Backfilling the land drain
The finished drain hides all the work done to install it
In the clubhouse, we continued using the simulator to help Roger Green to learrn the patter for his up and coming BI course. Outside the hangar, Scratch continued the tractor refurbishment. He has replaced the door hinges, re-manufactured the door stops and the floor.

Scratch at work on the green tractor
Hoping for better weather soon.

Steve

 

Dartmoor Gliding News-Wednesday 10th February 2019

Arriving at the airfield, Mike already had the windsock up. This unfortunately indicated a fairly strong crosswind 90° to the runway. The wind was also gusting at 20 to 25 knots. So as the small crew of members arrived it was decided to carry on with the groundwork in hand and wait to see if the wind abated during the day.

First task to be undertaken was to complete the drainage channel at the west end.

The drainage channel being extended
Steve inspecting Phil's work
A delivery of chippings arrived so it was all hands to back fill the drainage channel and then replace the turf on top. Other than a small length of the drainage channel that requires some more chippings this task was completed by lunch time.

After lunch a few of us turned our attention to the freshly painted sign for the front gate. Two fence posts were used to replace the existing supports. John Smith used his initiative to use nails to support the sign between the posts and the original top cross member was used to secure the sign in place.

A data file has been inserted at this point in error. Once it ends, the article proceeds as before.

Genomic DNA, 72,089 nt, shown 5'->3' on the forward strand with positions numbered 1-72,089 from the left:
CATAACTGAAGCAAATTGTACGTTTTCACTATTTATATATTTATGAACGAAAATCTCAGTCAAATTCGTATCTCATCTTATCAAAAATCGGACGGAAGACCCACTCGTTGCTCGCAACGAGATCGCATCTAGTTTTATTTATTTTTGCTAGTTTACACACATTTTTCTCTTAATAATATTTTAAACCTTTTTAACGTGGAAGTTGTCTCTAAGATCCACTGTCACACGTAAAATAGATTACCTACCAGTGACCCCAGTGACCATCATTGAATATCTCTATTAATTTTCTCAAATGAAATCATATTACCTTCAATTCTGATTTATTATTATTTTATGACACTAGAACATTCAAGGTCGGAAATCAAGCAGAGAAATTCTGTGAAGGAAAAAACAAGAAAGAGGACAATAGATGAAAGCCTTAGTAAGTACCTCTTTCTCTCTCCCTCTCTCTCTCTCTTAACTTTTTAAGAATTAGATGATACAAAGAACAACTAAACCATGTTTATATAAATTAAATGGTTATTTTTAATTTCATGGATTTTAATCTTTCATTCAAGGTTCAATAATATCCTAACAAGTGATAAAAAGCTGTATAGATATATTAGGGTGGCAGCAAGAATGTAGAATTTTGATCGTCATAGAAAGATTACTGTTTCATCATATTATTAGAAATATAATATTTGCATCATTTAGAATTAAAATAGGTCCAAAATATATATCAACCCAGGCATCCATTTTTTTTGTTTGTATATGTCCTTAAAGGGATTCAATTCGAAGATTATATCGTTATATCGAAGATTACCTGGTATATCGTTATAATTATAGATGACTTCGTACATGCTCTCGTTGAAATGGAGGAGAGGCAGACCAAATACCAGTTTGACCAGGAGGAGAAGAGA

The sign back in position
Meanwhile Mike organised a team to help clear the area where the old paint shed stood. The final task was to install some new fence posts in the car park to support the fence where the cattle have pushed up against it.
A new fence post being positioned
The wind stayed strong and gusting all day so there was no flying, but a good days work was achieved.

Thanks to everybody who turned up today. Let’s hope for better Wednesday’s soon.

Peter Howarth

Dartmoor Gliding News-Saturday 9th February 2019

We are in the midst of storm Erik, ( is it just me who finds this spelling annoying?) with threatened high winds, low cloud and showers. With Phil's Manitou and digger on the airfield it was quiet an easy decision to spend the day working on the field.

Malcolm and Steve at work
The target for today was to repair the potholes in the track which have appeared recently. We used the Manitou to move lots of scalpings to the track but spreading it required good old shovels, spades and racks to fill and level all the holes.  Phil was our driver while Steve Fletcher, new member Malcolm Wilton-Jones and myself, later assisted by Mike Jardine filled the holes. The Landrover was used as a makeshift roller to consolidate the fill. This was hard labour but by the end of the day all the potholes were but a distant memory.